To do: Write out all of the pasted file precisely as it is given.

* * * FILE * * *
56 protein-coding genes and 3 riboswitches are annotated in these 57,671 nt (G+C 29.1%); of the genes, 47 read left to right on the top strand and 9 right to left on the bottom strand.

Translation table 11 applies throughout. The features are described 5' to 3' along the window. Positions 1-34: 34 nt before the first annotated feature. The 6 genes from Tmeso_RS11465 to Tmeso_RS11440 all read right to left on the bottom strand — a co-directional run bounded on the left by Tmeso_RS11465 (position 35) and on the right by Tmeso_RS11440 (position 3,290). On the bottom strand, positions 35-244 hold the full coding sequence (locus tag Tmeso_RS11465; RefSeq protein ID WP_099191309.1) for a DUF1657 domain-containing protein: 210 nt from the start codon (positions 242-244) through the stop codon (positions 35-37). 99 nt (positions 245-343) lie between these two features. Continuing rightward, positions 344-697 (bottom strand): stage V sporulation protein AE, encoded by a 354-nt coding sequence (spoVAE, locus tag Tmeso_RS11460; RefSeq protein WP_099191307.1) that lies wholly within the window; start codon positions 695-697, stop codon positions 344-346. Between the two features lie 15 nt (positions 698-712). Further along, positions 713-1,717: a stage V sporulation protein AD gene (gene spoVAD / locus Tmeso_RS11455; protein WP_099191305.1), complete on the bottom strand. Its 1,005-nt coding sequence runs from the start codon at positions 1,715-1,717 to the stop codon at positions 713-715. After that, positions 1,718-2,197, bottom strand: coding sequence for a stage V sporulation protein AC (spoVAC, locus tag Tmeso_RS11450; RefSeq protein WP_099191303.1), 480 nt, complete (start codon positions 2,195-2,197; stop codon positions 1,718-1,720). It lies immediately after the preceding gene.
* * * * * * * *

56 protein-coding genes and 3 riboswitches are annotated in these 57,671 nt (G+C 29.1%); of the genes, 47 read left to right on the top strand and 9 right to left on the bottom strand.

Translation table 11 applies throughout. The features are described 5' to 3' along the window. Positions 1-34: 34 nt before the first annotated feature. The 6 genes from Tmeso_RS11465 to Tmeso_RS11440 all read right to left on the bottom strand — a co-directional run bounded on the left by Tmeso_RS11465 (position 35) and on the right by Tmeso_RS11440 (position 3,290). On the bottom strand, positions 35-244 hold the full coding sequence (locus tag Tmeso_RS11465; RefSeq protein ID WP_099191309.1) for a DUF1657 domain-containing protein: 210 nt from the start codon (positions 242-244) through the stop codon (positions 35-37). 99 nt (positions 245-343) lie between these two features. Continuing rightward, positions 344-697 (bottom strand): stage V sporulation protein AE, encoded by a 354-nt coding sequence (spoVAE, locus tag Tmeso_RS11460; RefSeq protein WP_099191307.1) that lies wholly within the window; start codon positions 695-697, stop codon positions 344-346. Between the two features lie 15 nt (positions 698-712). Further along, positions 713-1,717: a stage V sporulation protein AD gene (gene spoVAD / locus Tmeso_RS11455; protein WP_099191305.1), complete on the bottom strand. Its 1,005-nt coding sequence runs from the start codon at positions 1,715-1,717 to the stop codon at positions 713-715. After that, positions 1,718-2,197, bottom strand: coding sequence for a stage V sporulation protein AC (spoVAC, locus tag Tmeso_RS11450; RefSeq protein WP_099191303.1), 480 nt, complete (start codon positions 2,195-2,197; stop codon positions 1,718-1,720). It lies immediately after the preceding gene.